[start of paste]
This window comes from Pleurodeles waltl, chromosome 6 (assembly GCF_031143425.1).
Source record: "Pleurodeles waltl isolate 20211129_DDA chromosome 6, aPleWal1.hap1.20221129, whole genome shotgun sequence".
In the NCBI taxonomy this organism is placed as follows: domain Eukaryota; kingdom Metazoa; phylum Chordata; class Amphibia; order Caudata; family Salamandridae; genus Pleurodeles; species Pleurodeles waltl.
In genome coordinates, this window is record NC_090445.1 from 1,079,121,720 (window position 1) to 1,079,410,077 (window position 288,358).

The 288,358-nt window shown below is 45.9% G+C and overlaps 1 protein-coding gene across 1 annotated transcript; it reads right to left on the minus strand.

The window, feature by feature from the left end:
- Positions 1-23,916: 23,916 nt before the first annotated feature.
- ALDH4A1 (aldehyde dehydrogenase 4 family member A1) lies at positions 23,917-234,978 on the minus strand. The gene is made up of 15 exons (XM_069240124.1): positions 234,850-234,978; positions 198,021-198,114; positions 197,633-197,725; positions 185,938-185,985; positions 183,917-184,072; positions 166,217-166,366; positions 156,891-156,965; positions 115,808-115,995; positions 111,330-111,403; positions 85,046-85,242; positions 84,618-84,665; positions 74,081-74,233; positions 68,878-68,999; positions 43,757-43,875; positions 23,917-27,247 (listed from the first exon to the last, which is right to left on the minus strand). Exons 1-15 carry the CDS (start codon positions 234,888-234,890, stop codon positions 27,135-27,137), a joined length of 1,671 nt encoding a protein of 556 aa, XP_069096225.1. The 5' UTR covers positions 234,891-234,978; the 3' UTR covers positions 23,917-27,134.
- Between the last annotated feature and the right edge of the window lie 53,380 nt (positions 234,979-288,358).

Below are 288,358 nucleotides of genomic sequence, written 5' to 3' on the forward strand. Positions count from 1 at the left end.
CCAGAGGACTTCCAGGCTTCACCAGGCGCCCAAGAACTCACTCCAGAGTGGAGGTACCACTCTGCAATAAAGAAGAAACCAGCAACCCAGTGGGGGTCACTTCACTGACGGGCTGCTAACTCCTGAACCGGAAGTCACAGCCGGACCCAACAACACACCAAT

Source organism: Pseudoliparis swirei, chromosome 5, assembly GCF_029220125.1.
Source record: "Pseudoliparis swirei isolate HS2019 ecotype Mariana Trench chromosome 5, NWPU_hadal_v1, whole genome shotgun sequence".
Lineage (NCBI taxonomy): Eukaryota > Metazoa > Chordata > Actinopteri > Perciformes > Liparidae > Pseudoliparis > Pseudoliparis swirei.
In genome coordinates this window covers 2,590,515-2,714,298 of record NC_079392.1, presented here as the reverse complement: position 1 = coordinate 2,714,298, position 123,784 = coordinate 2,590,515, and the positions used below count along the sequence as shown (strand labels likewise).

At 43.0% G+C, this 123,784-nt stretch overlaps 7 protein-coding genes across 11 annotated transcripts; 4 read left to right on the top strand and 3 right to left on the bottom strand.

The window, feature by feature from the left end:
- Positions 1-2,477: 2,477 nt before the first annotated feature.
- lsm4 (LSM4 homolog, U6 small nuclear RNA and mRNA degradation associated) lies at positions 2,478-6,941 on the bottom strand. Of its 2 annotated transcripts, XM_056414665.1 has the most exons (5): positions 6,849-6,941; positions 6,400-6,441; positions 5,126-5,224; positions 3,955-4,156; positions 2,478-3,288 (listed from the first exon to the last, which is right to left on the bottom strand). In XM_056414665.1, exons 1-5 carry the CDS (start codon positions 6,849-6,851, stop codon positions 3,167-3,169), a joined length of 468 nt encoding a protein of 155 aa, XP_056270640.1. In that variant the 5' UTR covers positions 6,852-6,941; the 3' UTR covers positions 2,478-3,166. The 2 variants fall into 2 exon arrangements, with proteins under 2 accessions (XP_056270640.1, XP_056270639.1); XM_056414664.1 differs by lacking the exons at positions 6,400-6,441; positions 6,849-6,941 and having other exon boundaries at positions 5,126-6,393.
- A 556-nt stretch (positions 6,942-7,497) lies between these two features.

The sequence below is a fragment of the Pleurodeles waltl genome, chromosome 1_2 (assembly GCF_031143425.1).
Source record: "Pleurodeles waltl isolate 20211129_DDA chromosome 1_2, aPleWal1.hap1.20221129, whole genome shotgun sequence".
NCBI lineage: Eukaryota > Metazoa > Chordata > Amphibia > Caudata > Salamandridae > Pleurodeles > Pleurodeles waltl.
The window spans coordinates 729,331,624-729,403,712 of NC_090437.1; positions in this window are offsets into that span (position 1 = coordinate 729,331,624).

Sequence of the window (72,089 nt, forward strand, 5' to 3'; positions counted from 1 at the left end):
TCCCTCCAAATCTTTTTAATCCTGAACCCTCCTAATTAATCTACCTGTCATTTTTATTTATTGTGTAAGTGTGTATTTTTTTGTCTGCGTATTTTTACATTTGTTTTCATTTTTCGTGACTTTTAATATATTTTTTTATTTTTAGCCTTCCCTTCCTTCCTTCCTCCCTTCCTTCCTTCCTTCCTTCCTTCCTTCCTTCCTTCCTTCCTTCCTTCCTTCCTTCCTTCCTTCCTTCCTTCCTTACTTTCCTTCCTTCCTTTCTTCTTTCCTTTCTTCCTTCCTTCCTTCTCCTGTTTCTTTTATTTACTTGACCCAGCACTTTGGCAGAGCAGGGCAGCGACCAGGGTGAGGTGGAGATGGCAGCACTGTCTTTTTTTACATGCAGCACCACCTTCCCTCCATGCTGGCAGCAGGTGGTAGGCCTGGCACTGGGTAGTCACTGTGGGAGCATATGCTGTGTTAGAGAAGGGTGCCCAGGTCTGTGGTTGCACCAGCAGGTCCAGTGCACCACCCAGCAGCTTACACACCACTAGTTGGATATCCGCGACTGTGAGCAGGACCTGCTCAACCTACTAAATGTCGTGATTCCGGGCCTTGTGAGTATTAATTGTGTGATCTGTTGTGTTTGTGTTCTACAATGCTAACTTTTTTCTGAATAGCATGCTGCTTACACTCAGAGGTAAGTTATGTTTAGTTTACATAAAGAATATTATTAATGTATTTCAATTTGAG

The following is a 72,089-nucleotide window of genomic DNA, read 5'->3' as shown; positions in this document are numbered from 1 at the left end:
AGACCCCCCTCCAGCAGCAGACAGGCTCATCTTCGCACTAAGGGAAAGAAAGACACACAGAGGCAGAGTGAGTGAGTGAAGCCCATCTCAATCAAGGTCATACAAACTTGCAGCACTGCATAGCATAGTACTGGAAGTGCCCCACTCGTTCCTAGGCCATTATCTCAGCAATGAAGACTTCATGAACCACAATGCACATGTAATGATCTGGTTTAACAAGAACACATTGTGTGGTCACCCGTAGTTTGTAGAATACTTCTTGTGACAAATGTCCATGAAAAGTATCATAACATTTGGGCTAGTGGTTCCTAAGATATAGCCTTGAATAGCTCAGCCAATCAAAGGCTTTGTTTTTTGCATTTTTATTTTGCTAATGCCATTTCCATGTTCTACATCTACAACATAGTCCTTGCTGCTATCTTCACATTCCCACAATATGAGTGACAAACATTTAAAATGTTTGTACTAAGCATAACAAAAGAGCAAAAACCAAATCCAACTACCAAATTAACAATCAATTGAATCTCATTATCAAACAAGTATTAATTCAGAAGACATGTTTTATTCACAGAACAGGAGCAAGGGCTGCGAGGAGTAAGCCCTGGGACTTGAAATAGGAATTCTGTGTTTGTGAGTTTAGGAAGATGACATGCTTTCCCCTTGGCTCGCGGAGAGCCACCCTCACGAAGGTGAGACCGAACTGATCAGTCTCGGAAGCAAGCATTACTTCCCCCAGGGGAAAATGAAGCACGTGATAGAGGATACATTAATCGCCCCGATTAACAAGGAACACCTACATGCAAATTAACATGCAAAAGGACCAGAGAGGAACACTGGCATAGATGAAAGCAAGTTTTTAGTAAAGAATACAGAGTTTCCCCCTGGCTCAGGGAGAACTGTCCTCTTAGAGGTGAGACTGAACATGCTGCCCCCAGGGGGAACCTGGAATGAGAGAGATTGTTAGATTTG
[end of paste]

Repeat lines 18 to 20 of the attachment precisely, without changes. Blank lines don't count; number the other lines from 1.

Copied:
- Positions 1-2,477: 2,477 nt before the first annotated feature.
- lsm4 (LSM4 homolog, U6 small nuclear RNA and mRNA degradation associated) lies at positions 2,478-6,941 on the bottom strand. Of its 2 annotated transcripts, XM_056414665.1 has the most exons (5): positions 6,849-6,941; positions 6,400-6,441; positions 5,126-5,224; positions 3,955-4,156; positions 2,478-3,288 (listed from the first exon to the last, which is right to left on the bottom strand). In XM_056414665.1, exons 1-5 carry the CDS (start codon positions 6,849-6,851, stop codon positions 3,167-3,169), a joined length of 468 nt encoding a protein of 155 aa, XP_056270640.1. In that variant the 5' UTR covers positions 6,852-6,941; the 3' UTR covers positions 2,478-3,166. The 2 variants fall into 2 exon arrangements, with proteins under 2 accessions (XP_056270640.1, XP_056270639.1); XM_056414664.1 differs by lacking the exons at positions 6,400-6,441; positions 6,849-6,941 and having other exon boundaries at positions 5,126-6,393.
- A 556-nt stretch (positions 6,942-7,497) lies between these two features.